If you care to see the complete list of 20 players that were expected to hold down a job when spring began, you can find them here, along with their 2015 player preview article:
Starting first with the position players, where we had ten spots locked down when spring began, including the entire starting lineup, as well as outfielder Rajai Davis, who figures to receive extensive playing time across the outfield. With Victor Martinez and Miguel Cabrera both receiving at-bats this week, and Cabrera playing in the field, it’s safe to believe those ten will hold.
That leaves up for grabs the backup catcher job, the backup infielder role, and the Don Kelly super sub position.
At catcher, it was believed that James McCann had the inside track on the job as a highly-touted prospect who needed no more seasoning in the minors. And McCann has done everything possible to earn that job, working hard behind the plate and with the staff, while hitting .400 in 30 at-bats. Holaday isn’t a bad catcher, and he’ll be a valuable player to keep fresh in Toledo, but the Tigers need to know what they’ve got in McCann.
The final two spots really came down to three players – Hernan Perez, Andrew Romine, and Tyler Collins. The two infielders would compete for the infielder job, and the loser of that competition would be trade-off with Collins. Collins would bring more offense on the bench, but less speed and defensive flexibility. And as of now, it appears as if the Tigers appear more interested in the defensive flexibility.
Collins hasn’t had a bad spring (.256 average, four extra base hits), but he also hasn’t set the world on fire. With the designated hitter spot locked down by Martinez, and four guys competing for the playing time at three spots in the outfield, there wasn’t going to be much opportunity for him to play, outside of the occasional pinch-hit situation. Manager Brad Ausmus touched on that earlier this week, saying with this lineup, there likely wasn’t going to be a huge need for pinch hitters very often.
So given the lack of need for an outfield bat, and the question marks the Tigers have defensively around the infield diamond, it makes more sense to start with the team carrying two primary infielders, so both Perez and Romine will make the cut. This is the sort of role that will be in flux throughout the year, and if the offense is scuttling, you might see a change in preference, but to start, there will be speed and defense coming off the bench, not pop.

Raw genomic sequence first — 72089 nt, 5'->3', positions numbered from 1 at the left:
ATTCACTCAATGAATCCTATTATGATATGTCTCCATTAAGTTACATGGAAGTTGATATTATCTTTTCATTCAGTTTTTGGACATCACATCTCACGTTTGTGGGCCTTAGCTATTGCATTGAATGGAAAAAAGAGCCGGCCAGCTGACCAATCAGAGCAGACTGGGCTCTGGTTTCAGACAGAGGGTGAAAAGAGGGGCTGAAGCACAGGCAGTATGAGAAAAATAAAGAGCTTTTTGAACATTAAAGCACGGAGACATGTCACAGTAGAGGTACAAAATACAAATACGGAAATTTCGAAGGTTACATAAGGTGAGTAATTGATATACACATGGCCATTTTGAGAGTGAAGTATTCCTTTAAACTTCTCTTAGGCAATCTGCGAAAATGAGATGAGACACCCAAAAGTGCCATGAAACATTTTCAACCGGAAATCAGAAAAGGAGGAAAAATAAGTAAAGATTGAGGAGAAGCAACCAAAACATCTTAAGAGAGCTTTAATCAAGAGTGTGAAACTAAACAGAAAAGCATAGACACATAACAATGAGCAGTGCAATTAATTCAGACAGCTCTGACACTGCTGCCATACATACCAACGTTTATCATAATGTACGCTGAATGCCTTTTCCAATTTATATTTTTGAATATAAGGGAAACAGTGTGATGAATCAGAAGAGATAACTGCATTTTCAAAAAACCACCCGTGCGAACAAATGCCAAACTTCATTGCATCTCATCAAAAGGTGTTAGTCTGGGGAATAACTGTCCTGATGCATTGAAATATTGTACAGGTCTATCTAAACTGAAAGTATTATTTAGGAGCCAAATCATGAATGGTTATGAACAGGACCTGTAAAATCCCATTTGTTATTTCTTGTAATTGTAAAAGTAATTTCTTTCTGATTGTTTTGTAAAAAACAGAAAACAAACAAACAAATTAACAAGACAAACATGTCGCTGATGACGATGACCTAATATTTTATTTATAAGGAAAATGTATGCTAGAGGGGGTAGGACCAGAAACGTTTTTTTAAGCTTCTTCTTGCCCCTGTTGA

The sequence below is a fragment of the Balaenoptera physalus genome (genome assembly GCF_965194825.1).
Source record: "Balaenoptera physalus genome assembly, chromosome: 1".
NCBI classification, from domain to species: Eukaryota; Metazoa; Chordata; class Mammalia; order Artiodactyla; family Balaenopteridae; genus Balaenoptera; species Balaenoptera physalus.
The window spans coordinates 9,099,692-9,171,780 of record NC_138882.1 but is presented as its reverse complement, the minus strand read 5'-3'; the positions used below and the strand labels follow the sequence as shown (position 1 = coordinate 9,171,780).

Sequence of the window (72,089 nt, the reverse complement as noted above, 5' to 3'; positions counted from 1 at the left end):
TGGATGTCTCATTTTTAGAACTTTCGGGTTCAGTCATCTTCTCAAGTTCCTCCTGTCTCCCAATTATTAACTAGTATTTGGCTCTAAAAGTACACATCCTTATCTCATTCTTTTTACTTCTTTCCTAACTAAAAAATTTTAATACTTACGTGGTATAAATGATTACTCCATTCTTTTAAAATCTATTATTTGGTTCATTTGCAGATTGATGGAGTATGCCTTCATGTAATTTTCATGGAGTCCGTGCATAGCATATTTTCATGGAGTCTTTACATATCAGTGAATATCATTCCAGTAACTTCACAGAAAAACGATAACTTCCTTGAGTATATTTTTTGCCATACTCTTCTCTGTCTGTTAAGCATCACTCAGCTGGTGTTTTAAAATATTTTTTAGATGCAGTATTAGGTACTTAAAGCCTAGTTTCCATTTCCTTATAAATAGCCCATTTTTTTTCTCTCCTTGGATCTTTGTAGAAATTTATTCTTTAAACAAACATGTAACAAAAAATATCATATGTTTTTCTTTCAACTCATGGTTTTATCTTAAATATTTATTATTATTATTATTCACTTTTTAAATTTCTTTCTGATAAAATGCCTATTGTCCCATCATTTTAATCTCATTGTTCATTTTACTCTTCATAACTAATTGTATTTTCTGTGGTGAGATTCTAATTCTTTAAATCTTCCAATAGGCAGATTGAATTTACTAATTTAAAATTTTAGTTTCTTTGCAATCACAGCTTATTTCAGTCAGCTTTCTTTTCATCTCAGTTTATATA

On the pitching side of things, the rotation was basically locked down before camp started, and despite some struggles on the part of right-hander Alfredo Simon (7.02 ERA), that’s how camp will break.
In the bullpen, a group with so much inconsistent performance should be expected to have a lot of flux in who would receive the seven spots, especially when you can frequently mix and match a variety of roles to complete the group. For example, the Tigers had kicked around using a left-hander to be both the second lefty and the team’s long reliever.
Entering the spring, five guys were presumed to have a job locked down, assuming healthy. Bruce Rondon and Joakim Soria have both been excellent this spring, and will be going north with the team. Al Alburquerque hasn’t “wow’d” anybody, but he’s been the same reliable pitcher he’s always been, with the outstanding slider. His middle relief role is safe.
Two guys expected to be locks have had their share of struggles – Joe Nathan and Tom Gorzelanny. Gorzelanny’s stuff has looked flat, lacked velocity, and he’s struggled with his effectiveness. Nathan meanwhile had one miserable outing, and thrown the occasional bad pitch here and there that continued to provoke concern.
Had young lefty Kyle Ryan continued to shine and pitch as well as he did in the latter half of March as he did in the beginning, it’d be a good bet that Gorzelanny would be losing his spot. But with Ryan having a couple of bad outings, and lacking on experience, the safe move for the Tigers is to return Ryan to Toledo for more seasoning, and keep Gorzelanny, at least to start.
Nathan meanwhile continues to cause a stir, but he’s owed $10 million this year (plus $1 million next off-season to not pick up his option), and it’s simply too early for the Tigers to throw in the towel on him yet. It’s entirely possible he’ll have a short leash this year, especially if Rondon and Soria are pitching well, but for Opening Day, the ball will still be Nathan’s.
That leaves the final two spots – one for a late-inning left-hander, and the other for a middle or long reliever.
Ian Krol has pitched well enough, and shown the stuff and the maturity that the Tigers won’t be able to keep him off the team. To add to that, with his mid-90’s fastball, he’s likely going to become the go-to lefty that was originally expected to be Gorzelanny. That means Gorzelanny will likely be relegated to early game and long relief work.
And that’s because the seventh and final spot will go to Joba Chamberlain, who was signed shortly after pitchers and catchers reported to Lakeland. He’s also had struggles this year, and has faced competition from young right-hander Angel Nesbitt, who became the talk of camp earlier this spring. Nesbitt has avoided the late spring struggles that got Ryan, but similarly, he has limited experience above A-ball and would benefit from more seasoning. If Nathan's thumbnail injury proves to be problematic, and he might require a delayed start, it's a good bet that Nesbitt would grab that role.
So there you have it. Take the first 20 and convert them from pencil to pen. Then add McCann, Perez, Romine, Krol and Chamberlain. And there’s your Detroit Tigers 25-man Opening Day roster.